UBC Theses and Dissertations
A syncronous coefficient of drag alteration (SCODA) based technique for sequence specific enrichment of nucleic acids Thompson, Jason Donald
Sequence based enrichment of nucleic acids is a critical enabling component of future nucleic acid detection methods in many fields including detection of nucleic acid tumor biomarkers in body fluids, non-invasive prenatal detection of fetal genetic abnormalities, and detection of pathogenic microorganisms. In many cases the problem of detecting the nucleic acid biomarker of interest is confounded by the presence of a large excess of nucleic acid sequences that may differ from the sequence of interest by only a single base. Consequently, existing methods are limited in sensitivity and amount of starting material to avoid overwhelming the detection methods with background nucleic acids. This limits their usefulness to a small number of applications. Techniques for enrichment of specific sequences rely on hybridization, and are generally not capable of enriching for low abundance sequences by more than 10 fold, a limit imposed by the thermodynamics of hybridization. In this dissertation I present a technique for sequence enrichment of nucleic acids based on synchronous coefficient of drag alteration (SCODA), which enables sequence specific enrichment of nucleic acids from sample volumes greater than 100 μL, with concurrent concentration of the nucleic acids to volumes appropriate for PCR detection (<10 μL). We have demonstrated that this technique is capable of at least 10,000 fold enrichment of target sequences with respect to contaminating sequences differing by a single base. We have additionally shown that this technique is capable of at least 100 fold enrichment of a target sequence with a single methylated cytosine residue in a background of unmethylated targets of identical sequence by exploiting the small difference in binding energy of a methylated target to its complementary probe compared to an unmethylated target. To our knowledge this is the most specific hybridization based sequence enrichment scheme in existence, and this is the first demonstration of hybridization based enrichment of unmodified methylated DNA. Although some technical challenges must be overcome before this method will become a tool appropriate for routine laboratory use, we believe that the challenges are not insurmountable, and this method has the potential to enable routine analysis of low abundance nucleic acids.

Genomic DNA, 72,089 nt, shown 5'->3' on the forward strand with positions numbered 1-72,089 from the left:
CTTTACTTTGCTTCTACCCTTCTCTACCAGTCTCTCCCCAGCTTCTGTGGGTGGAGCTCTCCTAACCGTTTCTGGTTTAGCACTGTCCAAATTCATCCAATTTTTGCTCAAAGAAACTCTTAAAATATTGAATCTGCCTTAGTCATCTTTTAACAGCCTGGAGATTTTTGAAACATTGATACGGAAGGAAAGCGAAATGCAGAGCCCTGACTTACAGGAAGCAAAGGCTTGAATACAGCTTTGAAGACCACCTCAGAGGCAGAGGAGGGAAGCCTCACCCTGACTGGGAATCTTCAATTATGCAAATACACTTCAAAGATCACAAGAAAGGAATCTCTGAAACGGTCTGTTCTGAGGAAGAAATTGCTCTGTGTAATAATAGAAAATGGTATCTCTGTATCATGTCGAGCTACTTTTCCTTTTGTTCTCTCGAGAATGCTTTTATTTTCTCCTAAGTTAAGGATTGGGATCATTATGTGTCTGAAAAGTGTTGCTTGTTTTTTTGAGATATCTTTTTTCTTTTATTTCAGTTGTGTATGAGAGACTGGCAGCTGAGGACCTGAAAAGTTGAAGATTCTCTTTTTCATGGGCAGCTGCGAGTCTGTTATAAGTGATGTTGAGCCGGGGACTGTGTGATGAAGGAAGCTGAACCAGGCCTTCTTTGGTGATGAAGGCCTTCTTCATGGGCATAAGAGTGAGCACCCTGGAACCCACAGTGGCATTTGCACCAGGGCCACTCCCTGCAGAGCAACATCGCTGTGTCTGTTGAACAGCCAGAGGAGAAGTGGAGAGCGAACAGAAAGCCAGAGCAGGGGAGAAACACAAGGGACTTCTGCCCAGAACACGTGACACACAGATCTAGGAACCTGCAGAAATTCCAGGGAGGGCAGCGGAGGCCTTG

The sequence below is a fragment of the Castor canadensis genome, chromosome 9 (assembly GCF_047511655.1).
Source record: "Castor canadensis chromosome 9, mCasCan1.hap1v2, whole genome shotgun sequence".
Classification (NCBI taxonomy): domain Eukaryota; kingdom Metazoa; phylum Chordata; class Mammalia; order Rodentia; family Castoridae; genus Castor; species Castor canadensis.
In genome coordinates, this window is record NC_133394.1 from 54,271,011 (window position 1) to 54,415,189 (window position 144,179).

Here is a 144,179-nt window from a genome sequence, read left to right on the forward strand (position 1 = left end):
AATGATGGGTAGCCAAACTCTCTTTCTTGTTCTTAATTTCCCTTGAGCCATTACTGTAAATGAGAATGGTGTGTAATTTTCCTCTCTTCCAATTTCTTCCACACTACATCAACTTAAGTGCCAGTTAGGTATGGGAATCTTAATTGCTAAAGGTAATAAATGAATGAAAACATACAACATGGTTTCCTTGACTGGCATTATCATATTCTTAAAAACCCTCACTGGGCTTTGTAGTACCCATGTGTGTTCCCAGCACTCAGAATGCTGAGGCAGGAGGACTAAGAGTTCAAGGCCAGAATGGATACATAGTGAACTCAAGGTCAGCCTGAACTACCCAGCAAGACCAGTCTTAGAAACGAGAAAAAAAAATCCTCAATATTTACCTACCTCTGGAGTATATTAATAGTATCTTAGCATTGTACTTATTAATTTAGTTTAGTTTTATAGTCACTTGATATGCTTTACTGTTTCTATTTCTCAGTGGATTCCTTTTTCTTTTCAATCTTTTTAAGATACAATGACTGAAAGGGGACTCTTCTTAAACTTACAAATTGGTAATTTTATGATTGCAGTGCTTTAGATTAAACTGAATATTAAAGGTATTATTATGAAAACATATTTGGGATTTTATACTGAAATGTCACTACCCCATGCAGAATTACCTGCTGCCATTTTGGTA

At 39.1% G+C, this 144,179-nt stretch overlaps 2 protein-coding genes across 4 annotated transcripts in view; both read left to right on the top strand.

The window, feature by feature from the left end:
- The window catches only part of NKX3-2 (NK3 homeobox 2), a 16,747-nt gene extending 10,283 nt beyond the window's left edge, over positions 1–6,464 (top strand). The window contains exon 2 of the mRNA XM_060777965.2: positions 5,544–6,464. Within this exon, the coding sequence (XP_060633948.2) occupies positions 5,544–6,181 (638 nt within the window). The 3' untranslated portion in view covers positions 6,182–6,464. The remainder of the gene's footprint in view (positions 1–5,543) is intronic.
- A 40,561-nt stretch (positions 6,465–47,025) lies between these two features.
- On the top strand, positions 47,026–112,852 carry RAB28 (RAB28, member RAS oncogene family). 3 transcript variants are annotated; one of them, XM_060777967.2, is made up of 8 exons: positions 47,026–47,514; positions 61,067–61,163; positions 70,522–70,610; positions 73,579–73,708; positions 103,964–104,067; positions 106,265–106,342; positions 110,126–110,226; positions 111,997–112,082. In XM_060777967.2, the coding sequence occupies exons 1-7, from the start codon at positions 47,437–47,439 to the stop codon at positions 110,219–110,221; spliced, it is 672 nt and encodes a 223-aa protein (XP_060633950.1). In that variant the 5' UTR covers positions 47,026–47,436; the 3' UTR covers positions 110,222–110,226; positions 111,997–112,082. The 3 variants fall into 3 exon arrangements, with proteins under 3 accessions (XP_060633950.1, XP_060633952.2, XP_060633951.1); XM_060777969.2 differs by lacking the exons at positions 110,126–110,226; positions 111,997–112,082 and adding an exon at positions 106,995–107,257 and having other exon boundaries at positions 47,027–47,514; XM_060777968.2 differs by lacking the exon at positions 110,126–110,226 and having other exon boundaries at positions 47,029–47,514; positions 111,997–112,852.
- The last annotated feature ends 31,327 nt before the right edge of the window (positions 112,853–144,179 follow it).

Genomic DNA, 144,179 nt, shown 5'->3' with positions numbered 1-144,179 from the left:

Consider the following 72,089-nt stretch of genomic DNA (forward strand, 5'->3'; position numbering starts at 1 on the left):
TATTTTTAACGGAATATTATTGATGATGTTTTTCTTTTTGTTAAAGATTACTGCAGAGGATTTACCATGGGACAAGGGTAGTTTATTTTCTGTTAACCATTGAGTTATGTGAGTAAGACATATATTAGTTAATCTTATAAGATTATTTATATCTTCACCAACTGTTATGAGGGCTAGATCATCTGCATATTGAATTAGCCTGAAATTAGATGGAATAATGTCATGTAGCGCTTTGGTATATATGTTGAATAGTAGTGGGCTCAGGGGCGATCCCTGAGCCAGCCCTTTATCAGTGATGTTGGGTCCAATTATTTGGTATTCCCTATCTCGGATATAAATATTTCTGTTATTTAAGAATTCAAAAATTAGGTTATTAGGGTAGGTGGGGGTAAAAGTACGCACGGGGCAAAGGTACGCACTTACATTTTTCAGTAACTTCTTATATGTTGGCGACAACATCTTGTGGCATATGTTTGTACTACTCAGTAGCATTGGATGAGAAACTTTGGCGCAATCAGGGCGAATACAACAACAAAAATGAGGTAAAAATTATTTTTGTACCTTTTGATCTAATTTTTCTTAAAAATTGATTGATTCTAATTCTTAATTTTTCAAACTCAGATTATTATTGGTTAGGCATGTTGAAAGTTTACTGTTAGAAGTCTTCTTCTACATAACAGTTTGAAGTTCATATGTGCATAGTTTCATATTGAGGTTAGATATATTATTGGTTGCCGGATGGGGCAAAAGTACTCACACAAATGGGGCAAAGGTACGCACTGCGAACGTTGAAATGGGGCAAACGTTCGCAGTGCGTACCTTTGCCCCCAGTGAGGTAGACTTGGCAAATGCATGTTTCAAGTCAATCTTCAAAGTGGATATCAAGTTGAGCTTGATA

Item Citations and Data
Attribution-NonCommercial-NoDerivatives 4.0 International